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TRUST JESUS TODAY
This is my first piece on this website. (Man, that 750 word limit is not easy.) In fact, my first piece on the Internet period. I am always looking for input from fellow writers. Any opinion, advice, etc. is greatly appreciated. Thanks.
An Eye For an Eye?
We probably looked like something out of a romance novel, man and woman walking down a white sand beach, foamy water lapping at our feet. Both of us carrying our shoes, my khakis rolled up, but dripping wet anyway. Mia wearing navy shorts, with water droplets sliding down her legs. A flaming sunset behind us, lighting up the sky with bright hues of orange and pink. Yes, I’m sure we looked like the picture of romance. From a distance. Up close was something else entirely. We were not here for romance. We were here on business. A friend of a friend had found him, and was willing to eliminate him. He was waiting for my signal. Three flashes from a flashlight and it would be over. An eye for an eye.
“We can’t do it, Seth.”
“Yes, we can, Mia. It’s very simple.”
She shook her head and looked out towards the darkening horizon. “It’s murder. No matter the circumstances. It’s murder and it’s wrong.”
Laughing bitterly, I also shook my head.
“Lots of things are wrong, that doesn’t mean they don’t happen. Besides, I can think of nothing that would feel so right as knowing he is dead. He deserves it.”
“Yes, he does. But, that’s not our decision.”
“Please, do not give me that ‘it’s God’s will’ line again. God and I aren’t exactly on speaking terms right now.”
Looking out towards the sinking sun, I concentrated on darkening clouds that seemed to appear out of nowhere. Looking straight up I muttered, more to Him than her, “I don’t think we ever will.”
Mia winced, looked down and whispered, “I can’t talk about that now. It’s too much.” She choked up a second, gathered herself and spoke, her voice much stronger and looked me straight in the eyes.
“You know we can’t do this. It would break us financially, and would haunt us forever. You have to know that, Seth. Can’t you see that?”
I crouched down to pick up a pearl like pebble from the sand. I closed my eyes. I saw the television screen showing the white sheet being pulled away. Seeing Lacey’s ashen grey face, her tangled (God, she would’ve hated that) brown hair fanned out above her head. I stared at her until my vision blurred.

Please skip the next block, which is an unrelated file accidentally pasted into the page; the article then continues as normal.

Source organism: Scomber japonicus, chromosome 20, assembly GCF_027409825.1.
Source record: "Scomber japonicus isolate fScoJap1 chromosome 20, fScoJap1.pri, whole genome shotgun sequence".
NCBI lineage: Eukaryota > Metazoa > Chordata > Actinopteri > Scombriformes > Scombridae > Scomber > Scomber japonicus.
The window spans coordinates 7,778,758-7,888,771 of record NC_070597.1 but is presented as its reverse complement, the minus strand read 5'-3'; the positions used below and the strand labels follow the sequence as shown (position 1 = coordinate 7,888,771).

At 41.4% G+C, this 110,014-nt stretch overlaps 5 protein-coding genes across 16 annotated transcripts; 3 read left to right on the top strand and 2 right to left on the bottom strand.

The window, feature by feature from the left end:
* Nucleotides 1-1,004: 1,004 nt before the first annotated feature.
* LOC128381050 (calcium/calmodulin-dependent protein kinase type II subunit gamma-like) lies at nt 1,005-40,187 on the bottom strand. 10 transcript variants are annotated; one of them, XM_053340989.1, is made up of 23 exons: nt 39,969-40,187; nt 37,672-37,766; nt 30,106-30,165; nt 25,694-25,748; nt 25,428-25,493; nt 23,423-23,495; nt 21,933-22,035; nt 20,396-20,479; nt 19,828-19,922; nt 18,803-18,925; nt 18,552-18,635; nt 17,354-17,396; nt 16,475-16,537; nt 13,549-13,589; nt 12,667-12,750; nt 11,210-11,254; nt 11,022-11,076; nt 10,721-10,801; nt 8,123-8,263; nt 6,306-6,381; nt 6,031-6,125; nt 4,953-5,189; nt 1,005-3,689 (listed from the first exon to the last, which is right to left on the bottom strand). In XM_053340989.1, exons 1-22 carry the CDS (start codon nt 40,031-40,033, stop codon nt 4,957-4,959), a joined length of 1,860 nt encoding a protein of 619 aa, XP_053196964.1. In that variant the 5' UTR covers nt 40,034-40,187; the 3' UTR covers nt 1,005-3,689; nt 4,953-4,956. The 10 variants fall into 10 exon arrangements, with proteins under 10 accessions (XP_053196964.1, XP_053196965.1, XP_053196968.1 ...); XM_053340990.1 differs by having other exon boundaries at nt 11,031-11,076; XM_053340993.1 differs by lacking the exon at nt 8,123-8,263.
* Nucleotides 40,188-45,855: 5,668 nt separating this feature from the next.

I threw the pebble into the ocean and answered with my back to her.
“No. I can’t see that. What I see is that Lacey, our daughter, our life, is over. And his life is just fine, going on without a care in the world. I plan to change that.” I looked down at the flashlight.
Hearing rapidly approaching footsteps I turned in time to see a furious Mia sprinting towards me. I was shocked by her speed. I had forgotten about her track days. Her left arm was cocked. My head rocked back, my cheek felt as if it had split. I fell back into the sand, feeling my head crush a small shell. She straddled my chest, grabbed my shirt with both hands, screamed into my face and shook me with each word, “Our life is over? We have two other daughters, Seth. They’re not even in middle school yet. They need their father, their complete father.”
Exhausted, she let me go. I let my head fall back on the same crushed shell as I stared at the first stars twinkling into view. Mia leaned forward so our eyes connected and whispered, almost pleading, choking back tears,
“Lacey is gone, Seth. You think you failed to protect her. I understand that. You’re wrong, but I understand. The three of us need your protection too. It takes strength, real inner strength, to stand up when you’ve been knocked down. It takes real strength to get up each day and live. Maybe not live for yourself, not yet. But, live for us. We lost a daughter. Our girls lost their big sister and hero. They can’t lose their father. If you do this, they will. Whether or not you’re caught won’t matter. You’ll never be the same, and neither will we.”
Mia didn’t wait for an answer. Without wiping her tears, she walked towards our cabin. I eventually lost her in the darkness. She never looked back.
Groping in the dark, I found the flashlight. I sat on my knees for hours, years maybe. Chest heaving, sobbing loudly, I dug, burying it deep. I stood, staggered, and followed my wife.
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